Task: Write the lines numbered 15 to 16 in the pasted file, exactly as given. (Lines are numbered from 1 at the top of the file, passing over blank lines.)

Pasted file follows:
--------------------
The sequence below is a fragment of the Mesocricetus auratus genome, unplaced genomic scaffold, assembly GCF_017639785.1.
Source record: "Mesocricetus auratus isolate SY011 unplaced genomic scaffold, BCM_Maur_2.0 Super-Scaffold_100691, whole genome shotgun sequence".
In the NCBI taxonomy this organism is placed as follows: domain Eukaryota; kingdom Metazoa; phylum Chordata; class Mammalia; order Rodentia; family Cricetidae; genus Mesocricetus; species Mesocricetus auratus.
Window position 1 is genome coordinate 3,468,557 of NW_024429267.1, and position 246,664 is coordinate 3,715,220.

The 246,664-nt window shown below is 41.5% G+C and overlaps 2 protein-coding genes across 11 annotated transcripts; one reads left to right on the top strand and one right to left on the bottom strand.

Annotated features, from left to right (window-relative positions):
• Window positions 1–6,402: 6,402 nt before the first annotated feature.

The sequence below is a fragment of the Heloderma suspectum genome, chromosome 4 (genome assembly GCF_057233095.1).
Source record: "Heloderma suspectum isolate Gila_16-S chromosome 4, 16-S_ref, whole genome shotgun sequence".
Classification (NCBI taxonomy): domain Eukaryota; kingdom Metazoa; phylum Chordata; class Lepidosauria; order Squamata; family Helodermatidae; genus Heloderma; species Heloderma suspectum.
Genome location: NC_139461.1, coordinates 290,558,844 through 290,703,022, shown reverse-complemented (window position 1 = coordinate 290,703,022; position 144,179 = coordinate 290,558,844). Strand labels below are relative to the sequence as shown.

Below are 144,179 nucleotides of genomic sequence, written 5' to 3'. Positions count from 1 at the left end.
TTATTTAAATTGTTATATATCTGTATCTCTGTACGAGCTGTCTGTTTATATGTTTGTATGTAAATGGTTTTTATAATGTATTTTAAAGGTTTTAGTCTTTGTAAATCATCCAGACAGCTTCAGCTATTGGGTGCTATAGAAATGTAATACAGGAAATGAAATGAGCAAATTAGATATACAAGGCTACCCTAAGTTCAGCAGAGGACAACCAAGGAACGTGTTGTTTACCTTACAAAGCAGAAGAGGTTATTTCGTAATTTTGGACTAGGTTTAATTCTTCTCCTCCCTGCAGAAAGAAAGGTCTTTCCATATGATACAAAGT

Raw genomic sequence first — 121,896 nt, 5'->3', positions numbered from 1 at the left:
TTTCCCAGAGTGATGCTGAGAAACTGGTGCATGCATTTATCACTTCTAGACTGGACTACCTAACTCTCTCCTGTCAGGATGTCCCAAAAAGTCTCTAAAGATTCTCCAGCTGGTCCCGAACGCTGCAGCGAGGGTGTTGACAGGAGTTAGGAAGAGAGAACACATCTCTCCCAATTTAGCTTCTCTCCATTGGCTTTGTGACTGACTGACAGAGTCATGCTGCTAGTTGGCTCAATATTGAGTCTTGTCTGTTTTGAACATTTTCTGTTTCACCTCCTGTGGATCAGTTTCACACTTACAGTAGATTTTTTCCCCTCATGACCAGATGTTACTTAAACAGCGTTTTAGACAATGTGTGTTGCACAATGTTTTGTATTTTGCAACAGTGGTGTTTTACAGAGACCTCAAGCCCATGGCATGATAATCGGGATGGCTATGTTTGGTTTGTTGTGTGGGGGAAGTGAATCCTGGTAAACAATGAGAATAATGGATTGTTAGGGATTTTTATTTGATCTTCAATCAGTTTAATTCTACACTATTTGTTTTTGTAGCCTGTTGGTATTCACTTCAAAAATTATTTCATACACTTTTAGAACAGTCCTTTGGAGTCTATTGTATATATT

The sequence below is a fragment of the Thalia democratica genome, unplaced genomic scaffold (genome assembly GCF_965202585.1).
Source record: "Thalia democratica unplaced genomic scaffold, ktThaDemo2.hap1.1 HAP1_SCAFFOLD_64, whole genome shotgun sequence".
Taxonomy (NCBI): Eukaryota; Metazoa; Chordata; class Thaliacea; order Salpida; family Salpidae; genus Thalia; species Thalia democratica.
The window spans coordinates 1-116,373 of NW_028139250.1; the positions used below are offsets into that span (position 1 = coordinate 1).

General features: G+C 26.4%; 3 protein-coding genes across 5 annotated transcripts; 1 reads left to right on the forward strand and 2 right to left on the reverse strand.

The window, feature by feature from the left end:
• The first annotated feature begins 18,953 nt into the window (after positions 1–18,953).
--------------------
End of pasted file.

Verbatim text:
TTTCCCAGAGTGATGCTGAGAAACTGGTGCATGCATTTATCACTTCTAGACTGGACTACCTAACTCTCTCCTGTCAGGATGTCCCAAAAAGTCTCTAAAGATTCTCCAGCTGGTCCCGAACGCTGCAGCGAGGGTGTTGACAGGAGTTAGGAAGAGAGAACACATCTCTCCCAATTTAGCTTCTCTCCATTGGCTTTGTGACTGACTGACAGAGTCATGCTGCTAGTTGGCTCAATATTGAGTCTTGTCTGTTTTGAACATTTTCTGTTTCACCTCCTGTGGATCAGTTTCACACTTACAGTAGATTTTTTCCCCTCATGACCAGATGTTACTTAAACAGCGTTTTAGACAATGTGTGTTGCACAATGTTTTGTATTTTGCAACAGTGGTGTTTTACAGAGACCTCAAGCCCATGGCATGATAATCGGGATGGCTATGTTTGGTTTGTTGTGTGGGGGAAGTGAATCCTGGTAAACAATGAGAATAATGGATTGTTAGGGATTTTTATTTGATCTTCAATCAGTTTAATTCTACACTATTTGTTTTTGTAGCCTGTTGGTATTCACTTCAAAAATTATTTCATACACTTTTAGAACAGTCCTTTGGAGTCTATTGTATATATT

The sequence below is a fragment of the Thalia democratica genome, unplaced genomic scaffold (genome assembly GCF_965202585.1).